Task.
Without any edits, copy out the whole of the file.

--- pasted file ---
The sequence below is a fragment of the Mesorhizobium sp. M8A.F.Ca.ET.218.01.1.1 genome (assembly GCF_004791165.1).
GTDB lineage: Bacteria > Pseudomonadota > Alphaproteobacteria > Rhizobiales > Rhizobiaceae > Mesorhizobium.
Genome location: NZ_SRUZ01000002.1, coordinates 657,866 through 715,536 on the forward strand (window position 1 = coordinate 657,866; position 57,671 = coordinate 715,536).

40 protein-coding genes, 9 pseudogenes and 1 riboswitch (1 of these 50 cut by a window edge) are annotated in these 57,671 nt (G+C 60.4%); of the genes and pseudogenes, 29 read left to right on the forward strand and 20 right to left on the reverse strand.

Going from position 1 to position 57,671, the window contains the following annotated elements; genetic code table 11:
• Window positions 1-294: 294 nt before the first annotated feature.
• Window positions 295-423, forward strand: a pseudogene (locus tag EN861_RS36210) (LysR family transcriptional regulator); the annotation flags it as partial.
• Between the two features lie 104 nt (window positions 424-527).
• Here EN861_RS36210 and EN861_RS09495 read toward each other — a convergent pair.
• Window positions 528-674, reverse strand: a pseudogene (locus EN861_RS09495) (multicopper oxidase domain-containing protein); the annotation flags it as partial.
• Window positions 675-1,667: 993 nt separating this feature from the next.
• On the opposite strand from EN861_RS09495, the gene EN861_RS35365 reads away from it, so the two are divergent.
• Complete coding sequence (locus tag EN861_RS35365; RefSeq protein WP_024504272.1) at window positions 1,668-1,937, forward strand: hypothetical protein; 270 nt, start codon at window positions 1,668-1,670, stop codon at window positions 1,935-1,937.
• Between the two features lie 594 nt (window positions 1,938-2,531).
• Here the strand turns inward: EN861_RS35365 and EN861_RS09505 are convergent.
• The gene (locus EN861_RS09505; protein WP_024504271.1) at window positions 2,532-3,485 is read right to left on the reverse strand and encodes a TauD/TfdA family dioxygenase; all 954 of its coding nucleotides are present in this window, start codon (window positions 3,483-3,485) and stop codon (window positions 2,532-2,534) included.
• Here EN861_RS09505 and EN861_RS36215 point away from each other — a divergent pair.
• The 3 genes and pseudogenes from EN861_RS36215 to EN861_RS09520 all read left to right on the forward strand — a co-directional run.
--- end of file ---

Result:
The sequence below is a fragment of the Mesorhizobium sp. M8A.F.Ca.ET.218.01.1.1 genome (assembly GCF_004791165.1).
GTDB lineage: Bacteria > Pseudomonadota > Alphaproteobacteria > Rhizobiales > Rhizobiaceae > Mesorhizobium.
Genome location: NZ_SRUZ01000002.1, coordinates 657,866 through 715,536 on the forward strand (window position 1 = coordinate 657,866; position 57,671 = coordinate 715,536).

40 protein-coding genes, 9 pseudogenes and 1 riboswitch (1 of these 50 cut by a window edge) are annotated in these 57,671 nt (G+C 60.4%); of the genes and pseudogenes, 29 read left to right on the forward strand and 20 right to left on the reverse strand.

Going from position 1 to position 57,671, the window contains the following annotated elements; genetic code table 11:
• Window positions 1-294: 294 nt before the first annotated feature.
• Window positions 295-423, forward strand: a pseudogene (locus tag EN861_RS36210) (LysR family transcriptional regulator); the annotation flags it as partial.
• Between the two features lie 104 nt (window positions 424-527).
• Here EN861_RS36210 and EN861_RS09495 read toward each other — a convergent pair.
• Window positions 528-674, reverse strand: a pseudogene (locus EN861_RS09495) (multicopper oxidase domain-containing protein); the annotation flags it as partial.
• Window positions 675-1,667: 993 nt separating this feature from the next.
• On the opposite strand from EN861_RS09495, the gene EN861_RS35365 reads away from it, so the two are divergent.
• Complete coding sequence (locus tag EN861_RS35365; RefSeq protein WP_024504272.1) at window positions 1,668-1,937, forward strand: hypothetical protein; 270 nt, start codon at window positions 1,668-1,670, stop codon at window positions 1,935-1,937.
• Between the two features lie 594 nt (window positions 1,938-2,531).
• Here the strand turns inward: EN861_RS35365 and EN861_RS09505 are convergent.
• The gene (locus EN861_RS09505; protein WP_024504271.1) at window positions 2,532-3,485 is read right to left on the reverse strand and encodes a TauD/TfdA family dioxygenase; all 954 of its coding nucleotides are present in this window, start codon (window positions 3,483-3,485) and stop codon (window positions 2,532-2,534) included.
• Here EN861_RS09505 and EN861_RS36215 point away from each other — a divergent pair.
• The 3 genes and pseudogenes from EN861_RS36215 to EN861_RS09520 all read left to right on the forward strand — a co-directional run.